Department of Education Deputy Chancellor Kathleen Grimm explains the city’s plan to close Sheepshead Bay High School at a hearing about the proposal. (Photo: Andres David Lopez)

“Please don’t close the school,” said Begum, who kicked off the public comment portion of the hearing. “If we are given the proper amount of time, we can improve.”

The city has proposed opening four high schools in the building as Sheepshead Bay phases out. The schools include a four-year high school and transfer high school operated by the Department of Education and two charter high schools operated by the nonprofit New Visions.

Deputy Chancellor Kathleen Grimm said the city’s decision to close Sheepshead Bay was based on its poor performance. The school’s four-year graduation rate is 51 percent, lower than the city average of 65.5 percent. Sheepshead Bay has also been identified among the bottom 5 percent of schools in the state by the New York State Education Department.

It is also one of several schools that the city is trying to close for a second time. Last year, it was one of 24 schools slated for a form of closure called “turnaround” until a judge upheld a labor ruling that turnaround violated the city’s agreement with the teachers union.

An explanation for the school’s struggles came in the night’s most common refrain, offered by scheduled speakers and by members of the audience in spontaneous outbursts, “Sheepshead Bay takes everybody!” The school does not screen its students and has many students with disabilities, as well as English language learners.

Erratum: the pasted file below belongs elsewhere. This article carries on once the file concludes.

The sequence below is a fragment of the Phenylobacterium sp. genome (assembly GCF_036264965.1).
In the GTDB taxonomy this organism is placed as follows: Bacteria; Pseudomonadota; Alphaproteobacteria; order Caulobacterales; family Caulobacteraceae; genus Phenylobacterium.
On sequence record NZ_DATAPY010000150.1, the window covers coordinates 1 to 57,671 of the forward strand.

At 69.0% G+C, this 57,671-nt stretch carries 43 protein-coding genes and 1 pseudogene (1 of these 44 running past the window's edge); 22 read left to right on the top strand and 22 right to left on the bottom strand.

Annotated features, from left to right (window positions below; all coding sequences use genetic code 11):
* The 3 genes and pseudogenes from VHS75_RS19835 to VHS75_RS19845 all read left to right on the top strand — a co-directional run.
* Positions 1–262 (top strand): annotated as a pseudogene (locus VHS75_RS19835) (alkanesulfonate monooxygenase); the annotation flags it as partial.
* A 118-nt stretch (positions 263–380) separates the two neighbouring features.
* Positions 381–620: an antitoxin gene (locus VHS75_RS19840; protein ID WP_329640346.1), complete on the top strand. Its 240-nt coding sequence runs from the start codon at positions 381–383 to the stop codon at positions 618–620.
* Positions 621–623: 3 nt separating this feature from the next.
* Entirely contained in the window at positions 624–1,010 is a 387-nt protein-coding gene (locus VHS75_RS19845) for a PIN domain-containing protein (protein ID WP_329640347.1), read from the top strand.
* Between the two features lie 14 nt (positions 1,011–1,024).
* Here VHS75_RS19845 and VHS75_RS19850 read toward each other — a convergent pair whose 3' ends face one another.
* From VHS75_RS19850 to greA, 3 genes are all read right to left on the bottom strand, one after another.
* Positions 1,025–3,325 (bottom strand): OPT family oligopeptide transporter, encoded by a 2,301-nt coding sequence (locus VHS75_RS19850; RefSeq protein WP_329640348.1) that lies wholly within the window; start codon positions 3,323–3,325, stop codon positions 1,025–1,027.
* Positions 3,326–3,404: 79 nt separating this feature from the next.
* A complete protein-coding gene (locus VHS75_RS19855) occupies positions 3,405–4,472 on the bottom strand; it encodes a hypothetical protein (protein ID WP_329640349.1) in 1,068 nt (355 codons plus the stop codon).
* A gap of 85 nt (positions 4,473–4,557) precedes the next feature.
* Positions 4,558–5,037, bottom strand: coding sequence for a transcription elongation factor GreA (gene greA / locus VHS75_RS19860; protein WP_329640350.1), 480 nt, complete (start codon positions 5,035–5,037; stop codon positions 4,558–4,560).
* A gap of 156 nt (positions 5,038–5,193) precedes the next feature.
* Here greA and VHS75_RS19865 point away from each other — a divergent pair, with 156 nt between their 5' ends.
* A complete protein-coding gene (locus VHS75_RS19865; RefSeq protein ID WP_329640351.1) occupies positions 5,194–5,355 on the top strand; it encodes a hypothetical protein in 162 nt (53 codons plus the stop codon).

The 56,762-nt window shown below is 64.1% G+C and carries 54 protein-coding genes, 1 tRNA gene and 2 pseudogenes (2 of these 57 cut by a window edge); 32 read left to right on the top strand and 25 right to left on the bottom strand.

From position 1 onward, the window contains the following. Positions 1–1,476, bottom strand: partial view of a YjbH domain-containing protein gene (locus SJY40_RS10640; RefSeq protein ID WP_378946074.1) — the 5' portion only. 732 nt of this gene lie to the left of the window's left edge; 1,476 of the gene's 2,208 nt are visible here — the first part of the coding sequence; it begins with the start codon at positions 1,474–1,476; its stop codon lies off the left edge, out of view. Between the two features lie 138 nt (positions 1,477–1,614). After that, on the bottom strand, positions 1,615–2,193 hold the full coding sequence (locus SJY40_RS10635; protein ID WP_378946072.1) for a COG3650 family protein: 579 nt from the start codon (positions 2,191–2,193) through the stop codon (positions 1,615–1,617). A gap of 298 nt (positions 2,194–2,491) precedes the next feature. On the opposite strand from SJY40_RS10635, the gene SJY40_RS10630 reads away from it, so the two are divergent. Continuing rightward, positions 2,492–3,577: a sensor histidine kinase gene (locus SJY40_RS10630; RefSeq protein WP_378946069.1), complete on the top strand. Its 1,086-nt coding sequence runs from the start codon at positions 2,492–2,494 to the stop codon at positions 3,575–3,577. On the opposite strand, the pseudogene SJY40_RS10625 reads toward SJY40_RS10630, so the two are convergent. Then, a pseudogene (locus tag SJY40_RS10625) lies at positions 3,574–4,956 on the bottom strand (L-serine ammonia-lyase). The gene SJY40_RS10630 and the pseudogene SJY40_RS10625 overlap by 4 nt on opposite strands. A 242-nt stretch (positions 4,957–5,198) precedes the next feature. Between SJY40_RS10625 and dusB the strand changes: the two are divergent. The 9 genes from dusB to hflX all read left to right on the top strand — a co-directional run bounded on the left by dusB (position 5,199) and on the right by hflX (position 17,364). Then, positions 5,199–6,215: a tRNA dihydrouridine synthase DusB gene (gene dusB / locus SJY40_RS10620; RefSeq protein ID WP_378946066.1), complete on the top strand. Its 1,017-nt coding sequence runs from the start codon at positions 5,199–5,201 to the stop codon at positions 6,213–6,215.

“We are proud to have the underperformers in our school community,” said Maribel Pena, president of the parent teacher association.

Jay Appelblatt, an alumnus who has taught social studies at the school for 13 years, said the students’ many challenges made it hard for the school to raise its graduation rate. “When a kid gets here from Uzbekistan, not speaking one word of English, they’re not getting out of here in four years,” he said.

That’s not to say that teachers don’t try to pull students along, said senior Presley Guobadia.

“She grabs me and she walks me to class. She’s like a second mother to me,” Guobadia said of guidance counselor Sherry Satchell,

“And we have a lot of people here that are working just as hard, if not harder, to try to ensure these children get to where they need to go,” Satchell said. “We are not failures. These children are not failures.”

Principal John O’Mahoney, who was fined last year for violating city ethics rules, was silent during the hearing while sitting to Grimm’s right. He declined to comment for this article.

–Andres David Lopez